12-2-05 - Across the world, millions of people have spent Thursday remembering those who have either lost their lives to AIDS or are still living with the HIV virus.
In Texoma, a special ceremony was held at Austin College.
14 years ago, an organization was formed on campus to bring AIDS awareness to students and those throughout the community. Thursday night was the seventh year in a row that they gathered to let their lights shine for a cure.
The front entrance of Wynne Chapel was glowing as dozens of students, parents and children gathered in silence to reflect. But once inside the small chapel, there was no holding back.
Songs, poetry and prayers in multiple languages were lifted up for those who've lost the fight, but also sitting in the seats were survivors offering hope to not give up. Their message made the night a remembrance and a celebration.
"IT's about raising awareness, raising sensitivity, helping us to understand and educate people about this disease," AC Cares sponsor Dr. Roger Platizky said.
Platizky is an English professor at Austin College, but also a sponsor for AC Cares, an organization that encourages students to be educated and compassionate about AIDS.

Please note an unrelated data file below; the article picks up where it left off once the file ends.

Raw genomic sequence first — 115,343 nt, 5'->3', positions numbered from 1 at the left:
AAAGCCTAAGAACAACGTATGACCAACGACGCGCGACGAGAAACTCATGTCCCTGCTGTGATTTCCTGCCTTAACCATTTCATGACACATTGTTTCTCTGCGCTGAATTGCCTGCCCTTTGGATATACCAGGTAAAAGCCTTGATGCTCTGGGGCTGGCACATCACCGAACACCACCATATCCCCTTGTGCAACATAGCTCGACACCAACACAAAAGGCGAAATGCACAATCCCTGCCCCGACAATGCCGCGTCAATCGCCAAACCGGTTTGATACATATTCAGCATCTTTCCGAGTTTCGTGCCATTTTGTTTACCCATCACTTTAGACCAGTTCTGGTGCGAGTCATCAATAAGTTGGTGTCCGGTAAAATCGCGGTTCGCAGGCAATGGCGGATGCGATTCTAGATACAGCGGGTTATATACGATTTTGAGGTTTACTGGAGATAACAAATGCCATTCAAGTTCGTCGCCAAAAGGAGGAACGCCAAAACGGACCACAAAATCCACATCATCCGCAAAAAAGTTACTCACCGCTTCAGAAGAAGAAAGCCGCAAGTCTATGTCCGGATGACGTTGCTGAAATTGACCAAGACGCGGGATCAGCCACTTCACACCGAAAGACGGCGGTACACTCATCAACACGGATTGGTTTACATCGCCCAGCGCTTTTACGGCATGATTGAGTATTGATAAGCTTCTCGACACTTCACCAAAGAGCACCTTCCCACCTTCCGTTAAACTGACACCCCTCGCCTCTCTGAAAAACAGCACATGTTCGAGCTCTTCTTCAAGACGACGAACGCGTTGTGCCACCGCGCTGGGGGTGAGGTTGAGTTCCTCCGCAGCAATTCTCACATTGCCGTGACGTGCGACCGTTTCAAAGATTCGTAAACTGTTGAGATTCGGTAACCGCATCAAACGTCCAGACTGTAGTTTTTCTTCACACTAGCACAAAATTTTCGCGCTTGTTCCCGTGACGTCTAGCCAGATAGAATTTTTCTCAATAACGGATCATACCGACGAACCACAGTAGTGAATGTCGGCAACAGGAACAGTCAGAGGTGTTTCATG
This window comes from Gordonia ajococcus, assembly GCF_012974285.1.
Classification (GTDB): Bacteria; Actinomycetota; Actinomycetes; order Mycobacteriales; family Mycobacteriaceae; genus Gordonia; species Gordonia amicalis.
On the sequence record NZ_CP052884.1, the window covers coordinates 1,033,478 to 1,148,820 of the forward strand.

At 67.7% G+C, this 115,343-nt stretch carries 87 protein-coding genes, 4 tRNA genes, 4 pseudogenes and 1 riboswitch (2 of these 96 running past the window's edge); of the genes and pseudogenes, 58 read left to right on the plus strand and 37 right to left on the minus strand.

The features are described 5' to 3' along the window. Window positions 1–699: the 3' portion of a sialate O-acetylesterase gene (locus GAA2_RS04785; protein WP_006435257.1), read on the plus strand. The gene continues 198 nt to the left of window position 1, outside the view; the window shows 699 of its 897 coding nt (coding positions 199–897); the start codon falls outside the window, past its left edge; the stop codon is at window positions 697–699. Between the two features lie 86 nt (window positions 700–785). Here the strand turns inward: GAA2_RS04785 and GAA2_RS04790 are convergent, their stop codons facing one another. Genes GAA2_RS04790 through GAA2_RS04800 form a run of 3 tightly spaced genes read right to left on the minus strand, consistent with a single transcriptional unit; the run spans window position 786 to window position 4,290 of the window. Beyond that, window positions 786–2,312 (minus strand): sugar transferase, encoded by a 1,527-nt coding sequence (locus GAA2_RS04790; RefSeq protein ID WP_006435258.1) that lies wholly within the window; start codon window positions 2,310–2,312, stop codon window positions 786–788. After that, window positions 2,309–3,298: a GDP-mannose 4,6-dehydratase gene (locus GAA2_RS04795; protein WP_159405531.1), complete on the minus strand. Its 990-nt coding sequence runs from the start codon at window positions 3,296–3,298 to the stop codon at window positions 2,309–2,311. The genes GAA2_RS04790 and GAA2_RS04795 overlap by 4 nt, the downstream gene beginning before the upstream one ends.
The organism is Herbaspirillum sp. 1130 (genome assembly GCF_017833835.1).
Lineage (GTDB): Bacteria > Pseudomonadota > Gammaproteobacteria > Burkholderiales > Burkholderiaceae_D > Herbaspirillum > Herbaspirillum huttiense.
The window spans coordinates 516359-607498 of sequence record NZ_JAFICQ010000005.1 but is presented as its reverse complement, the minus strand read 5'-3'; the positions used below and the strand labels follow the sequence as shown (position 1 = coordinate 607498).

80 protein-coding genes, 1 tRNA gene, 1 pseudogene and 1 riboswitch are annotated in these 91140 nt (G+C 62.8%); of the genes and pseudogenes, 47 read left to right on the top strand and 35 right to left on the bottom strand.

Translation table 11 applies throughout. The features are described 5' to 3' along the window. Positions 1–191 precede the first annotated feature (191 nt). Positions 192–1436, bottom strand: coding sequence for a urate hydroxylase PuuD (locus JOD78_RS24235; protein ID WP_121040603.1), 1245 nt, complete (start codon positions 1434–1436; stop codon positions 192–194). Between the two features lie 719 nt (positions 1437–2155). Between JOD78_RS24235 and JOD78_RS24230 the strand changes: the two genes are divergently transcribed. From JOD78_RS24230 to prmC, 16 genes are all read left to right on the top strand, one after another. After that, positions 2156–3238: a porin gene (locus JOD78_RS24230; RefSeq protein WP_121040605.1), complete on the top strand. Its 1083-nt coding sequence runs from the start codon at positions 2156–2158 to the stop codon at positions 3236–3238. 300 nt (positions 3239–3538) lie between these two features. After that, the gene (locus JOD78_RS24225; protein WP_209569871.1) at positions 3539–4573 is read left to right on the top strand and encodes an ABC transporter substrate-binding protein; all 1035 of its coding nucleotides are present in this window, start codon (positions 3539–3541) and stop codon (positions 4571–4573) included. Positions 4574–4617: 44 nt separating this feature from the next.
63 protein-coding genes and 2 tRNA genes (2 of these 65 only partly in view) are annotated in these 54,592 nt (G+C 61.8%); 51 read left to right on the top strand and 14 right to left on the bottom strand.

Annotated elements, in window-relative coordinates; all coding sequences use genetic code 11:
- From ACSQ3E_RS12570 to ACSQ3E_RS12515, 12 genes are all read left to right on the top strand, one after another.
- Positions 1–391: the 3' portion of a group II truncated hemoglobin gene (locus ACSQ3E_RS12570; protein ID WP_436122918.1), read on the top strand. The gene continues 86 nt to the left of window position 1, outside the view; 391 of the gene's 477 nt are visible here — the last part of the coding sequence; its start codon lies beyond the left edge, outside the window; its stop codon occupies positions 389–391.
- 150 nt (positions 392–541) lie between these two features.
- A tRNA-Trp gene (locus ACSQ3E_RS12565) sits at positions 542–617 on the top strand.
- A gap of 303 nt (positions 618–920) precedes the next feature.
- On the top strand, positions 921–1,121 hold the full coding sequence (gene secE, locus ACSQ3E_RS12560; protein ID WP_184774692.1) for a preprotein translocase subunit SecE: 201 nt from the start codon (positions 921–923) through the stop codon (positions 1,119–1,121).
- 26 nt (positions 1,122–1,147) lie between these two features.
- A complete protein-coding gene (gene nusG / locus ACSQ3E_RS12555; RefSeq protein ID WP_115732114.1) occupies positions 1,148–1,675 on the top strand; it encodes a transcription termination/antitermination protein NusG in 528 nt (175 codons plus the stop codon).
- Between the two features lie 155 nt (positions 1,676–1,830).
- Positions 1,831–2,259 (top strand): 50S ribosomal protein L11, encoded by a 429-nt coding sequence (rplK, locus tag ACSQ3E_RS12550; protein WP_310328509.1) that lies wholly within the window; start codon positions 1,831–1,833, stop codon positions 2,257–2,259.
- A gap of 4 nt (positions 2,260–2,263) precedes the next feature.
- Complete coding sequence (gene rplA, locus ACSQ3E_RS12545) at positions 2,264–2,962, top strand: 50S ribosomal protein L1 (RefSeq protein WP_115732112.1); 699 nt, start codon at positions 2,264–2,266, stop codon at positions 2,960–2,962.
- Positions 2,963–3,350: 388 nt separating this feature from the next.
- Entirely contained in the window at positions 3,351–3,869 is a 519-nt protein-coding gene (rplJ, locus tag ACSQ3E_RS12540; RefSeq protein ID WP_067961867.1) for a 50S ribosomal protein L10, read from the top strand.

World AIDS Day focuses on the most innocent victims, newborn babies and children born with the disease. A decade ago, the disease took the lives of hundreds of babies in the US along. Those numbers have dropped dramatically, but there is still a ways to go.
"Some people think we have a cure, but we don't have a magic bolt yet and people still are at risk," Platizky said.0
And until there is a cure, a burning desire to find one will live on.
Everyone at the ceremony was wearing a red ribbon in honor of the day. There were t-shirts designed by students being sold, and 100 percent of the proceeds went to a children's home Africa for those who are living with AIDS.
Today more than 41 million people are living with AIDS around the world, and two million of them are children.
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